The U.S. Court of Appeals for the District
of Columbia has dismissed Verizon and MetroPCS' court
challenges to the FCC's network neutrality rules in that circuit, saying they
The companies had argued that the FCC's rulemaking was a
material change to their licenses, and so could be appealed immediately to the
D.C. court, which they did in January.
Opponents of that move, including the Media Access Project (MAP),
had said it was forum-shopping and should be dismissed.
"The challenged order is a rulemaking document
subject to publication in the Federal Register, and is not a licensing decision
"with respect to specific parties," the court said.
"This is hardly surprising," said MAP's
Andrew Schwartzman. "Verizon attempted to "game the system" by
attempting to challenge the FCC's open internet decision prior to its official
release. It was a blatant effort to steer the case to a sympathetic
court, but the judges unanimously agreed that the "appeal's" prematurity
That means challenges to the decision can be filed in
different courts, but not until the FCC publishes the rules in the Federal
Register, which in this case means no earlier than May 10, and likely not that
soon since that would be assuming the FCC took only a day to review the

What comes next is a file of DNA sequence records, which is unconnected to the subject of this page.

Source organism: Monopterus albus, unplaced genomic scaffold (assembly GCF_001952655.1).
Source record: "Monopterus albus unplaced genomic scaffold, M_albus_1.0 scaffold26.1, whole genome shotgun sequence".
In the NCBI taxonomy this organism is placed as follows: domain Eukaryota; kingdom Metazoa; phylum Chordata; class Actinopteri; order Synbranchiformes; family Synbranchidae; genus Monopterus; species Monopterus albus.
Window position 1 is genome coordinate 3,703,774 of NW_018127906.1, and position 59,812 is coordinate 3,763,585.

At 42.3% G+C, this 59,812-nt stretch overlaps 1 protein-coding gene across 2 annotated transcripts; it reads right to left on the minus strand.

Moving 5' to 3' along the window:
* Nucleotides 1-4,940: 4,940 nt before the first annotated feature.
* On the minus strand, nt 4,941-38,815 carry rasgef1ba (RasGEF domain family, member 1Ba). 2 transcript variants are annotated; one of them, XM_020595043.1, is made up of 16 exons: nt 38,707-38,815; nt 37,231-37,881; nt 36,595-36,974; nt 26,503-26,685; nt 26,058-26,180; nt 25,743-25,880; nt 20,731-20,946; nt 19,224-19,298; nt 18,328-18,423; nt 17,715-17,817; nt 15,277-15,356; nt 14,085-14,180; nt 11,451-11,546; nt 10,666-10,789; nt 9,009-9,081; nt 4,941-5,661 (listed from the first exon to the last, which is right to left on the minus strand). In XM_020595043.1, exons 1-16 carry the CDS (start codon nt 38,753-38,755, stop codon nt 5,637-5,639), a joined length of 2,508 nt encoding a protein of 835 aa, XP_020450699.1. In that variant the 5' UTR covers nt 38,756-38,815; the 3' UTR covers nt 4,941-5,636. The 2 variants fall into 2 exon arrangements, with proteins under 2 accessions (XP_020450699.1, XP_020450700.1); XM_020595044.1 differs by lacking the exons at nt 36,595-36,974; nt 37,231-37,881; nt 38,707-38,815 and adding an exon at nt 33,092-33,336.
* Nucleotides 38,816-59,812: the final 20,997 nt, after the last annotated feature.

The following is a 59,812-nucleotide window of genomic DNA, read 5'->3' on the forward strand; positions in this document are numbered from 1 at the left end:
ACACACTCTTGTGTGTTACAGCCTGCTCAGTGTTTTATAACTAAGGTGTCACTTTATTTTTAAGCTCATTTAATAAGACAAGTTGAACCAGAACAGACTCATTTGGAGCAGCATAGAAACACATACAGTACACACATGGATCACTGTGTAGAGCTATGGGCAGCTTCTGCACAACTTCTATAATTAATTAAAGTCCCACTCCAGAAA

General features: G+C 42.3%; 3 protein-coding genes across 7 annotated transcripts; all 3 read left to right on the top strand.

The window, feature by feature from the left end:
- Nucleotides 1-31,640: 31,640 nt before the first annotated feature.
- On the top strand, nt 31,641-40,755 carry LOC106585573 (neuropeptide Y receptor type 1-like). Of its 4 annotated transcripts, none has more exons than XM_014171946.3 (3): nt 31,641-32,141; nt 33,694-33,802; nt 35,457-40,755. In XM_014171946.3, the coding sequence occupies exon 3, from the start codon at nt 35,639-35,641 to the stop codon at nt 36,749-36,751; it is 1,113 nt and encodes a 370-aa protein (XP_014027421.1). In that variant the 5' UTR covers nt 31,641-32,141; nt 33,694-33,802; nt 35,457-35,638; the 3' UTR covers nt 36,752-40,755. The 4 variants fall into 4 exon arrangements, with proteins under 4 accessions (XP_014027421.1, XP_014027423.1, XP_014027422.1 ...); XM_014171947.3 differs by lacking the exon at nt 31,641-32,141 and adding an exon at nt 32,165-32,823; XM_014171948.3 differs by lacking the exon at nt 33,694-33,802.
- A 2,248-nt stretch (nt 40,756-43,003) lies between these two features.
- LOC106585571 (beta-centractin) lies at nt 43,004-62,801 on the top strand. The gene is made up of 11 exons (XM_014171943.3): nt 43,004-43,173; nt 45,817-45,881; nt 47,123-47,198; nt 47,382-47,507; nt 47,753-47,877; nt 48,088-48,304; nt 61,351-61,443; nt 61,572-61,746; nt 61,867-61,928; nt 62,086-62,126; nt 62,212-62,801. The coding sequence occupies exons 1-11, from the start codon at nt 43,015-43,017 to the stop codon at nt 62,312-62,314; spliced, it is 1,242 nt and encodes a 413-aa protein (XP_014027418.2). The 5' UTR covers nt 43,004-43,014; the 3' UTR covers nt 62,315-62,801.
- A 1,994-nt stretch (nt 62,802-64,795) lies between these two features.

comments on the rules due April 10 and OMB took only a day to review them after
its own 30-day comment period is triggered April 10 and the Federal Register
published them the same day. So, likely court challenges will not come until
the end of May at the earliest.
"We are pleased the D.C. Circuit Court of Appeals has agreed with the Commission that Verizon and MetroPCS were premature in challenging the Open Internet framework," asid FCC Spokesman Robert Kenny. "The Commission's policy preserves Internet freedom and openness and strikes the right balance for consumers and businesses across America."
Public knowledge was equally enthused.
"We are pleased that the Court dismissed Verizon's untimely and distracting challenge to the FCC's Net Neutrality order,"s aid Public Knowledge Legal director Harold Feld. "Now we are confident the judicial system will deal with any and all appeals raised in an orderly and fair manner."